Saturday, April 26, 2008

More on Da Big 51

Olympic National Park has three lodges, each situated on a beautiful lake, so here's a series of lake shots – Lake Quinault, Lake Kalaloch, and Lake Crescent. We've done the tour, going to all three, with lunch Monday at Quinault, dinner Monday at Kalaloch, and a closed, locked door at Crescent on Wednesday – they close for the winter (?) until mid-May.

This fourth picture is somewhat quirky, taken off the balcony of our room, and just because I liked the looks of it. To me it shows what happens to you when you're subjected to the vicissitudes of life, especially if you happen to be a tree.

The weather was problematic, and somewhat curiously interesting, during our trip, with rain one minute, sunshine a few minutes later, and then snow – all within an hour! This fifth picture shows frozen snow on the treetops at Lake Quinault.

What makes this area a rain-forest is the blocking effect of the Olympic Mountains on the wind currents coming in off the ocean, causing them to drop all of their moisture here. A ranger told us that they measure their rainfall in feet, not inches, and that last year's was twelve feet! You can sorta see mountains along the side of Lake Crescent and in the clouds behind Lake Quinault, back in those lake pictures.

Finishing up with the theme of "what we drank" rather than "what we ate," here's our anniversary evening dessert – Washington state Port together with dark chocolate covered toffeed pistachios – a great end to a great day!

P.S. Clara wanted to share with you this picture of a Pacific Coast Trilium seen along the trail up to the big cedar on Monday, prized as a harbinger of spring here in the Northwest.

P.P.S. For the sharp-eyed or observant, "Lake Kalaloch" is also known as "Pacific Ocean."

Tuesday, April 22, 2008

Da Big 51

Greetings from Kalaloch Lodge on the Pacific Ocean and somehow a part of Olympic National Park even though many miles from the main body of the Park and the Mountains.

When we arrived Sunday afternoon and went to our room, we found a card wishing us "Happy Anniversary" together with a bottle of champagne and two glasses! So we sat out on our balcony, gazed at the ocean and sipped our champagne – what a nice way to start an anniversary retreat!

Monday morning we drove over to (relatively) nearby Lake Quinault to look at this and that – a somewhat strenuous hike up to "The Largest Cedar Tree" – and further around to where some Roosevelt Elk were quietly grazing.

After a pleasant lunch at the Lake Quinault Lodge, with an unexpected but pleasant guest, followed by a brief visit to "The Largest Fir Tree" and a quick trip to an Internet Café in nearby Amanda Park, we headed "home" for a short nap before our anniversary dinner at Kalaloch Lodge.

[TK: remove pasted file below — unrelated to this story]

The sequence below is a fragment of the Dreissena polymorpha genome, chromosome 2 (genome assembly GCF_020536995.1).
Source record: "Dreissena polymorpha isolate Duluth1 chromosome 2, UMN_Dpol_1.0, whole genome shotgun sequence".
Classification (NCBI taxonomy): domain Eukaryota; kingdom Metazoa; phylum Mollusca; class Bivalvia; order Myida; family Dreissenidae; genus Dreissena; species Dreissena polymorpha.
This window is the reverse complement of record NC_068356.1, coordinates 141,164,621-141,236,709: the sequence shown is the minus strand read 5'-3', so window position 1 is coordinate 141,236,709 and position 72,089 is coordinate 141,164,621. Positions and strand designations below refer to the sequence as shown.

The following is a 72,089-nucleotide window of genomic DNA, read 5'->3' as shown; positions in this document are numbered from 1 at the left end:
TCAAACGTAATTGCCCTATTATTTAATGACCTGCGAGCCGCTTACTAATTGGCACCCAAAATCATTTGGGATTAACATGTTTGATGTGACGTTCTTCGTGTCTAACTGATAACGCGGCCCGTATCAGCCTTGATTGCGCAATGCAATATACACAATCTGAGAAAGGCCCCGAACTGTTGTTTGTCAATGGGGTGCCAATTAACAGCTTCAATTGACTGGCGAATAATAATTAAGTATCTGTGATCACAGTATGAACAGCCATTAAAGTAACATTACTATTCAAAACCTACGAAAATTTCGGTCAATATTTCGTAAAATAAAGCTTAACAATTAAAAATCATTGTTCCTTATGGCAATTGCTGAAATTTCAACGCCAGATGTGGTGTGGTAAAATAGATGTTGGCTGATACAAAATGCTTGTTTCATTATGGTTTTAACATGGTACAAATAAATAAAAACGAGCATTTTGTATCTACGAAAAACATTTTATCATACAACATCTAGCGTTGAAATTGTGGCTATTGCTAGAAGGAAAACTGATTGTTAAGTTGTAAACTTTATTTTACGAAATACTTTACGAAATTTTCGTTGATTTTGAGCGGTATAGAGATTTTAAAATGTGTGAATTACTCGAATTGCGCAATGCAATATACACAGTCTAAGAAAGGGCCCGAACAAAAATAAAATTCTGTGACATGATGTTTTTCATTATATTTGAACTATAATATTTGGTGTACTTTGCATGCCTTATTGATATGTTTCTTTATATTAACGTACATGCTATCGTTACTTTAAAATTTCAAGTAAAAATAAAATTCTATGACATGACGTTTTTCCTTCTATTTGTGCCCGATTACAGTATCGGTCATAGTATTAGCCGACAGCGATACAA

Note that, due to the many protests over our emphasis on what we have eaten while traveling, we have changed the emphasis in this communication to what we are drinking! Our loving daughter had gifted us with a special bottle from the environs of our recent Columbia River trip and glasses to go with it, and the Lodge graciously allowed us to bring in our own. Dinner was excellent – Clara having a wild mushroom strudel with goat cheese fondue and I the crab cakes and strawberry spinach salad.

Tomorrow we'll explore to the north of Kalaloch, hoping (without much optimism) for a little less of the rain and clouds which normally grace the Olympic Rain Forest.

Monday, April 7, 2008

Martin Remembered

Yesterday Clara and I went to a concert where our own (Coffee 'n' Politics friend) Steve Ernst was a participant in the Seattle Peace Chorus' presentation of "Martin Remembered" in two ways -- he sings in the chorus and he was one of the group who recited a particularly moving poem.

This first picture shows (barely) Steve with the chorus in the first part of the program which was a compilation of musical pieces based on King's statements. The work "Martin Remembered" was commissioned by the Seattle Peace Chorus, and it was the principal accompanist to the group who selected the statements and transformed them into choral pieces.

Here the piece is "All It Takes Is One Candle," and Steve is hiding behind one of his fellow singers.

"All it takes is one candle, a single solitary candle
To light up the sky, just lift it high. Let it be yours."

The second and third pictures show Steve as part of the group reciting "Let America Be America Again," by Langston Hughes, a poem from the early part of last century extolling America's founding values and their virtues, while making the statement that (for Hughes, a black man) "It never was America to me!" The recitation was followed by a musical rendition of the text.

If you wish to read the full text of "Let America Be America Again," you might recall that, by lucky happenstance, I had previously printed that in this blog under that very title back in September '07. Just go back and look for that title in the index.